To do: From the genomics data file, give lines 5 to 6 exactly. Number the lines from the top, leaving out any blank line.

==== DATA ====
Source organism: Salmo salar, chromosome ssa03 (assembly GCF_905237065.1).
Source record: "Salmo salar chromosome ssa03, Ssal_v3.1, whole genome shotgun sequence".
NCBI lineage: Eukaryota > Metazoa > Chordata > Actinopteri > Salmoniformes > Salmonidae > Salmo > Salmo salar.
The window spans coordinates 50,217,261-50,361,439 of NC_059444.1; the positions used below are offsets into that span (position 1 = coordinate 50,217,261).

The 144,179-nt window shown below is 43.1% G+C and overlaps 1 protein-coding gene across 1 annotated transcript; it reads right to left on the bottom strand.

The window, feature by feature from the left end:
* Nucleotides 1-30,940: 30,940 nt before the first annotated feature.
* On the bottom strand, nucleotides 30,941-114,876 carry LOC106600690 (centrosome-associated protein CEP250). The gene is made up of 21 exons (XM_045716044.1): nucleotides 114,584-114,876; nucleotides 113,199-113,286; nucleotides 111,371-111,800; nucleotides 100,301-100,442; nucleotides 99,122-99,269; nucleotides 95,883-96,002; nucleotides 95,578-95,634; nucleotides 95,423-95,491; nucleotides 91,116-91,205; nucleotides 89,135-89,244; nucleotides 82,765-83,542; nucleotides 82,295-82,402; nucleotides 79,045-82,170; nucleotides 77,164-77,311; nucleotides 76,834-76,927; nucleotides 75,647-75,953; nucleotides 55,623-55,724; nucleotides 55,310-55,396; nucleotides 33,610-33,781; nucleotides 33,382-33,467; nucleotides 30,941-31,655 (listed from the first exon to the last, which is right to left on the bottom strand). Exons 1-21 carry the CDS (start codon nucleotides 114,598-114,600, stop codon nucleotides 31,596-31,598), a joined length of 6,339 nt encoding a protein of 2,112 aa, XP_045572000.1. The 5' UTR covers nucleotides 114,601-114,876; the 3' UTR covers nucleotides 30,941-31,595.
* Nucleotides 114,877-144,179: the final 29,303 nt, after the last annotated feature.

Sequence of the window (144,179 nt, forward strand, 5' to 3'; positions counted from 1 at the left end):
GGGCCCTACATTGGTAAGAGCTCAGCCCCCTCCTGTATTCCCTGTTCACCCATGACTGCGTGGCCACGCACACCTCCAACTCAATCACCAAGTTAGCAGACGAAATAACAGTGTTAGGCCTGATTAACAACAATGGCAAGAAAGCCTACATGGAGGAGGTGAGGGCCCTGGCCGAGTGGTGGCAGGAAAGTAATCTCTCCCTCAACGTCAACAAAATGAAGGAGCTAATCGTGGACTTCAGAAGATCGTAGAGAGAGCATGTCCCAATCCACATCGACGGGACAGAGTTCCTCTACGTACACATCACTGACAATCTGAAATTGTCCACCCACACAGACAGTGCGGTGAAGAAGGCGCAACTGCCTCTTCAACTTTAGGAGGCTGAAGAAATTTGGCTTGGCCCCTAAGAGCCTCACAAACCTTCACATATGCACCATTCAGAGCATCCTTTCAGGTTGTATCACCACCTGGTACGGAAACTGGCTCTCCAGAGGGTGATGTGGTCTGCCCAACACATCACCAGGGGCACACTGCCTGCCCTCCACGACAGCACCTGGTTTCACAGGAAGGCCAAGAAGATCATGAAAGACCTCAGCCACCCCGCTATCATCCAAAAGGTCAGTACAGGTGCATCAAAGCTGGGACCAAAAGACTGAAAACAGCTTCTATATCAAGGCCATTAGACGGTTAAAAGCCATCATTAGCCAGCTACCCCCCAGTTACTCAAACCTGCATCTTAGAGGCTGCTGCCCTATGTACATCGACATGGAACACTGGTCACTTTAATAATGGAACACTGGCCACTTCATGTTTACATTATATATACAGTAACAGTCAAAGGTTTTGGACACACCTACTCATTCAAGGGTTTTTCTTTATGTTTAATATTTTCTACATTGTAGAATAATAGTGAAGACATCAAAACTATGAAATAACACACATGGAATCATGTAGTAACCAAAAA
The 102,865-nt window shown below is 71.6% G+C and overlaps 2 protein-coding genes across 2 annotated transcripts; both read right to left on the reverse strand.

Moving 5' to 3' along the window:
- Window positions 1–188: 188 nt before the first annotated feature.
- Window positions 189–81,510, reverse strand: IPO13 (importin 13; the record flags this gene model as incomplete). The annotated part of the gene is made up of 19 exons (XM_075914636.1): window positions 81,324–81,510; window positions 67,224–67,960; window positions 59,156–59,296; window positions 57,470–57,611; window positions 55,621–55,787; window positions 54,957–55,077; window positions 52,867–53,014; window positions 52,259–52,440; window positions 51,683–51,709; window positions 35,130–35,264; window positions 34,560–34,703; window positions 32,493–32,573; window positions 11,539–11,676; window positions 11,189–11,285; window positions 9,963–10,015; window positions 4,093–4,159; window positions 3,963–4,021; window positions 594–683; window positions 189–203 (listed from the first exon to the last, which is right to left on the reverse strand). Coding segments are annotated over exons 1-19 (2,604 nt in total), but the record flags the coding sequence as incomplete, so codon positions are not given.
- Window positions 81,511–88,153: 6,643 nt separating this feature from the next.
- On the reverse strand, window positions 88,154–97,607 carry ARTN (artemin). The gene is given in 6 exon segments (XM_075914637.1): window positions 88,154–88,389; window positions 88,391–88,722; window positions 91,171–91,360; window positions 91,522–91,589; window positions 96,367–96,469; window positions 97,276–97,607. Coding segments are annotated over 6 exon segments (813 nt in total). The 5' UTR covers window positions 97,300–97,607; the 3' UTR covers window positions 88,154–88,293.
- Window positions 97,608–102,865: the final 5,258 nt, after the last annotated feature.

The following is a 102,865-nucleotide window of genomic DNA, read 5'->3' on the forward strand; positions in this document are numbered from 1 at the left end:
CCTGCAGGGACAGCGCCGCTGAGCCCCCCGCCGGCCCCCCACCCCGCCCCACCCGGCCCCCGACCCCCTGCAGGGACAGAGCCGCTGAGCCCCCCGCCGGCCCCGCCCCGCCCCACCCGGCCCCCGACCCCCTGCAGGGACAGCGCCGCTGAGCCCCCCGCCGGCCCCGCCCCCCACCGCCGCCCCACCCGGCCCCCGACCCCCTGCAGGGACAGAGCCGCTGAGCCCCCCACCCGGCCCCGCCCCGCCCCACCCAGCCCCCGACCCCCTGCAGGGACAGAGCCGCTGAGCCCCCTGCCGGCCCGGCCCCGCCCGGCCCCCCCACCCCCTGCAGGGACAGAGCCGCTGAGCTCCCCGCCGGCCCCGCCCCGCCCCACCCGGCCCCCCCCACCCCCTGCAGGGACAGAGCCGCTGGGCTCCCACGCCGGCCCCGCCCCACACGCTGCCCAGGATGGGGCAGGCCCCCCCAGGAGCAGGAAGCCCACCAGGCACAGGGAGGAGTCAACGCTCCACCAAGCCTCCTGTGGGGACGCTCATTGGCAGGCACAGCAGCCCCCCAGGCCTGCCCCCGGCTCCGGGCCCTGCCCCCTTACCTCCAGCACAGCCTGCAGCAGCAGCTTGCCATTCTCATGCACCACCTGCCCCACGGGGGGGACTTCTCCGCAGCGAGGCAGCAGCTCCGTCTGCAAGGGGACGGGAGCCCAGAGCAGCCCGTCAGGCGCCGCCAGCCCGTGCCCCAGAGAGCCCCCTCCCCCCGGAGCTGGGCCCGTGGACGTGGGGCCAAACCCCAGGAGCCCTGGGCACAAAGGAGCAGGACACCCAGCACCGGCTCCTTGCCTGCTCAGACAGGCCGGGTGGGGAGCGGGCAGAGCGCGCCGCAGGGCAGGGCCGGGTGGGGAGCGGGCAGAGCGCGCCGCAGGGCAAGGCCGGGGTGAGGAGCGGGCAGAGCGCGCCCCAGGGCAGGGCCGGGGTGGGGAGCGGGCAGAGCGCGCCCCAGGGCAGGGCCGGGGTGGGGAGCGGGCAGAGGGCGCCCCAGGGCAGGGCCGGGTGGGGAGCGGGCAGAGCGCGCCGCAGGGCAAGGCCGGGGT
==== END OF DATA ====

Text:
The 144,179-nt window shown below is 43.1% G+C and overlaps 1 protein-coding gene across 1 annotated transcript; it reads right to left on the bottom strand.

The window, feature by feature from the left end: